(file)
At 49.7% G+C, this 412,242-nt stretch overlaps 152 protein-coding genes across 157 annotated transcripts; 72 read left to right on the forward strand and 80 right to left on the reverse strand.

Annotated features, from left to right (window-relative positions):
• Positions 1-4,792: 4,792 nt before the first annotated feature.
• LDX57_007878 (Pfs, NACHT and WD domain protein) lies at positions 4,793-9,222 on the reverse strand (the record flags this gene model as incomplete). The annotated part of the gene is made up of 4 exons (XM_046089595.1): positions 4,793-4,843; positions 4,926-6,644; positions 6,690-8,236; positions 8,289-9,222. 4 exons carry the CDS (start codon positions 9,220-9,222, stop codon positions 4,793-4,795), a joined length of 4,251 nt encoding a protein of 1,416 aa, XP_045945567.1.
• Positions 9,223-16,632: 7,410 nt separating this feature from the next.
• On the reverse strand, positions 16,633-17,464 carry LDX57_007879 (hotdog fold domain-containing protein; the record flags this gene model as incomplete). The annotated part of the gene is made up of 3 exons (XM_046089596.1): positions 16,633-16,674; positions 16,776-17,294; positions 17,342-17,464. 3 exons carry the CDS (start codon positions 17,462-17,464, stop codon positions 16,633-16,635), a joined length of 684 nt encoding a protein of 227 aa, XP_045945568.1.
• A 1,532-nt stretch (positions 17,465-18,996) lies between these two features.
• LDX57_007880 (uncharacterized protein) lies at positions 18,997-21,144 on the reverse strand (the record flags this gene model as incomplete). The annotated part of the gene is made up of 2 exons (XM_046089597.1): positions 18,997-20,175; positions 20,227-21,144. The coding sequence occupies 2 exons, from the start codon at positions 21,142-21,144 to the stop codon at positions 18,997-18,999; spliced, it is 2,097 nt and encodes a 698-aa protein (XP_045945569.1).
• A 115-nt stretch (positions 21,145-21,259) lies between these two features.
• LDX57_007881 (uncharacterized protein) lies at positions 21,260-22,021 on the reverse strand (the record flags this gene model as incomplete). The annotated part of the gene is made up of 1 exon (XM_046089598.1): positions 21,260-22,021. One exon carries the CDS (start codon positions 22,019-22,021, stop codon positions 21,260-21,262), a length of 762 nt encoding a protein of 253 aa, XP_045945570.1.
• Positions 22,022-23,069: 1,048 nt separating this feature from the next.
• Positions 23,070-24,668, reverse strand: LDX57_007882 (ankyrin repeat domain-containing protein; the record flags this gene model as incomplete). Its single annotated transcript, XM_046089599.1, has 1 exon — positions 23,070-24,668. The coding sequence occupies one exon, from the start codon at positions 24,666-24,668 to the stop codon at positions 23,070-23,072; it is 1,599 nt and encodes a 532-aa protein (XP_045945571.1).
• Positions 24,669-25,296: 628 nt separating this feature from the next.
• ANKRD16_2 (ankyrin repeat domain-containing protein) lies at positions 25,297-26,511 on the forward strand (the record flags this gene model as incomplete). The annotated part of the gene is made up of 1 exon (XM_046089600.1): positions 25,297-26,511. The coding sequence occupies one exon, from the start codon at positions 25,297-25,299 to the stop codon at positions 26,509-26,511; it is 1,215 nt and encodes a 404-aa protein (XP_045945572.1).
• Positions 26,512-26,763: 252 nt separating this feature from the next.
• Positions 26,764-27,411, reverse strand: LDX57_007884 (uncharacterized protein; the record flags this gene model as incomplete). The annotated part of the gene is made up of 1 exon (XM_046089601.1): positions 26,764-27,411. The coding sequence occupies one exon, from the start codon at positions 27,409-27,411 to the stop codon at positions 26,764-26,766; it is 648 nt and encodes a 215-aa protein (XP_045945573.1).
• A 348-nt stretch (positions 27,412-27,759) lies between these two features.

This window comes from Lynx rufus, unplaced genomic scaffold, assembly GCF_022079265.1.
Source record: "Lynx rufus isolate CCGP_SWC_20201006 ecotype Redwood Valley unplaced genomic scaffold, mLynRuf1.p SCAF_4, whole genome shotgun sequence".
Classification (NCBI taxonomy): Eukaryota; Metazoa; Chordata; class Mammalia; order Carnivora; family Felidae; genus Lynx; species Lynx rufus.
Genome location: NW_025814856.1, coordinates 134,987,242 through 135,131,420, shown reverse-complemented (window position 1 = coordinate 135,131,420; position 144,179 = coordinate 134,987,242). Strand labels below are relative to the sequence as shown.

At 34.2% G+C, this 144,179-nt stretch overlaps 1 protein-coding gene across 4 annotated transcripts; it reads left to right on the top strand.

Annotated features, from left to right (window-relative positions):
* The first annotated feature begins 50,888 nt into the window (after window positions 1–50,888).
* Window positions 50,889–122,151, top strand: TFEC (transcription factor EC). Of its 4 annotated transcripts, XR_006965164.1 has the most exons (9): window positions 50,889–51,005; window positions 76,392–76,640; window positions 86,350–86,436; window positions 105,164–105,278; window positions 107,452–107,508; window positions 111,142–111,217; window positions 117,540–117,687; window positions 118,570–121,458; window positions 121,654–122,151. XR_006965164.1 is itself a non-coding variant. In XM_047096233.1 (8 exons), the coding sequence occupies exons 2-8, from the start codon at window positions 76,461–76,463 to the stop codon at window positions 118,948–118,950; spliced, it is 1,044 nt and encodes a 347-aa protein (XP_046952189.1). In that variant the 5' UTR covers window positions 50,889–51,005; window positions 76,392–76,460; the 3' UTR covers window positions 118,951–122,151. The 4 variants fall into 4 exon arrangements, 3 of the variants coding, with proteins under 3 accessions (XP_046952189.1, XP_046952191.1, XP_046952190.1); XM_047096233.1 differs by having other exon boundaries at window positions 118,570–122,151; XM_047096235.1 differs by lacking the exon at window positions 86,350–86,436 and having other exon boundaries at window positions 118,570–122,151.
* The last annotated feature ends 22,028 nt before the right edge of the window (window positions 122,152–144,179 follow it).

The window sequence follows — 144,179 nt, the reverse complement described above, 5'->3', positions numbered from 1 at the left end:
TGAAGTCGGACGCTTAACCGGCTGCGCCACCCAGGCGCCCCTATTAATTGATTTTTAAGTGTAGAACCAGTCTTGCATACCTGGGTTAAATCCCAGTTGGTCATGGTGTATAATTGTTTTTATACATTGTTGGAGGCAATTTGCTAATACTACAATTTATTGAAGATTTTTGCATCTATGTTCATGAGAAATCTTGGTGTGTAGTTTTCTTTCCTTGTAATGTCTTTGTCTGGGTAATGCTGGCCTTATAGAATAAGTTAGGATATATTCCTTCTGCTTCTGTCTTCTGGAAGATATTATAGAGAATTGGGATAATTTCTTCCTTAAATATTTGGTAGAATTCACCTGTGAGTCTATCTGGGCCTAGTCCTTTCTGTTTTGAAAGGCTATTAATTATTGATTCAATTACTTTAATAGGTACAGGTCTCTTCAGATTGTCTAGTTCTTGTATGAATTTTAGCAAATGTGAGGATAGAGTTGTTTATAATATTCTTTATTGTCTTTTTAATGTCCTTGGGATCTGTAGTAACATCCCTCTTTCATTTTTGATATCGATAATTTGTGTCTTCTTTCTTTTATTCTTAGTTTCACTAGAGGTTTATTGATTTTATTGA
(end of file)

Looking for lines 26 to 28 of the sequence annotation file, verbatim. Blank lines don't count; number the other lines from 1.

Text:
* The last annotated feature ends 22,028 nt before the right edge of the window (window positions 122,152–144,179 follow it).

The window sequence follows — 144,179 nt, the reverse complement described above, 5'->3', positions numbered from 1 at the left end:
TGAAGTCGGACGCTTAACCGGCTGCGCCACCCAGGCGCCCCTATTAATTGATTTTTAAGTGTAGAACCAGTCTTGCATACCTGGGTTAAATCCCAGTTGGTCATGGTGTATAATTGTTTTTATACATTGTTGGAGGCAATTTGCTAATACTACAATTTATTGAAGATTTTTGCATCTATGTTCATGAGAAATCTTGGTGTGTAGTTTTCTTTCCTTGTAATGTCTTTGTCTGGGTAATGCTGGCCTTATAGAATAAGTTAGGATATATTCCTTCTGCTTCTGTCTTCTGGAAGATATTATAGAGAATTGGGATAATTTCTTCCTTAAATATTTGGTAGAATTCACCTGTGAGTCTATCTGGGCCTAGTCCTTTCTGTTTTGAAAGGCTATTAATTATTGATTCAATTACTTTAATAGGTACAGGTCTCTTCAGATTGTCTAGTTCTTGTATGAATTTTAGCAAATGTGAGGATAGAGTTGTTTATAATATTCTTTATTGTCTTTTTAATGTCCTTGGGATCTGTAGTAACATCCCTCTTTCATTTTTGATATCGATAATTTGTGTCTTCTTTCTTTTATTCTTAGTTTCACTAGAGGTTTATTGATTTTATTGA